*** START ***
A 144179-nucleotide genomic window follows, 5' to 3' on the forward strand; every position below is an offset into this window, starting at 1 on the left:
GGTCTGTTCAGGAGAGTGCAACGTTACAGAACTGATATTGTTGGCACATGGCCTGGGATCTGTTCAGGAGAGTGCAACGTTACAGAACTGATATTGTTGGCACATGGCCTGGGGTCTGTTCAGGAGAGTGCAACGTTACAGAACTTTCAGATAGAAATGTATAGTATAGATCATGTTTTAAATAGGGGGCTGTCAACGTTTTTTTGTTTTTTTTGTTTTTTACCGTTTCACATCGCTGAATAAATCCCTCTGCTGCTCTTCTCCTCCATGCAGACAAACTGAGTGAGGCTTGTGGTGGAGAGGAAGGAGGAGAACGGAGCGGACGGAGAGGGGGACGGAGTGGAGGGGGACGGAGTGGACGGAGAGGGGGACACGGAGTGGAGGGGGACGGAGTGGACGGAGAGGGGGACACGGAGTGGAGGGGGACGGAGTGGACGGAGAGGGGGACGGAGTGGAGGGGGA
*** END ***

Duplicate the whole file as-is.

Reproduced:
A 144179-nucleotide genomic window follows, 5' to 3' on the forward strand; every position below is an offset into this window, starting at 1 on the left:
GGTCTGTTCAGGAGAGTGCAACGTTACAGAACTGATATTGTTGGCACATGGCCTGGGATCTGTTCAGGAGAGTGCAACGTTACAGAACTGATATTGTTGGCACATGGCCTGGGGTCTGTTCAGGAGAGTGCAACGTTACAGAACTTTCAGATAGAAATGTATAGTATAGATCATGTTTTAAATAGGGGGCTGTCAACGTTTTTTTGTTTTTTTTGTTTTTTACCGTTTCACATCGCTGAATAAATCCCTCTGCTGCTCTTCTCCTCCATGCAGACAAACTGAGTGAGGCTTGTGGTGGAGAGGAAGGAGGAGAACGGAGCGGACGGAGAGGGGGACGGAGTGGAGGGGGACGGAGTGGACGGAGAGGGGGACACGGAGTGGAGGGGGACGGAGTGGACGGAGAGGGGGACACGGAGTGGAGGGGGACGGAGTGGACGGAGAGGGGGACGGAGTGGAGGGGGA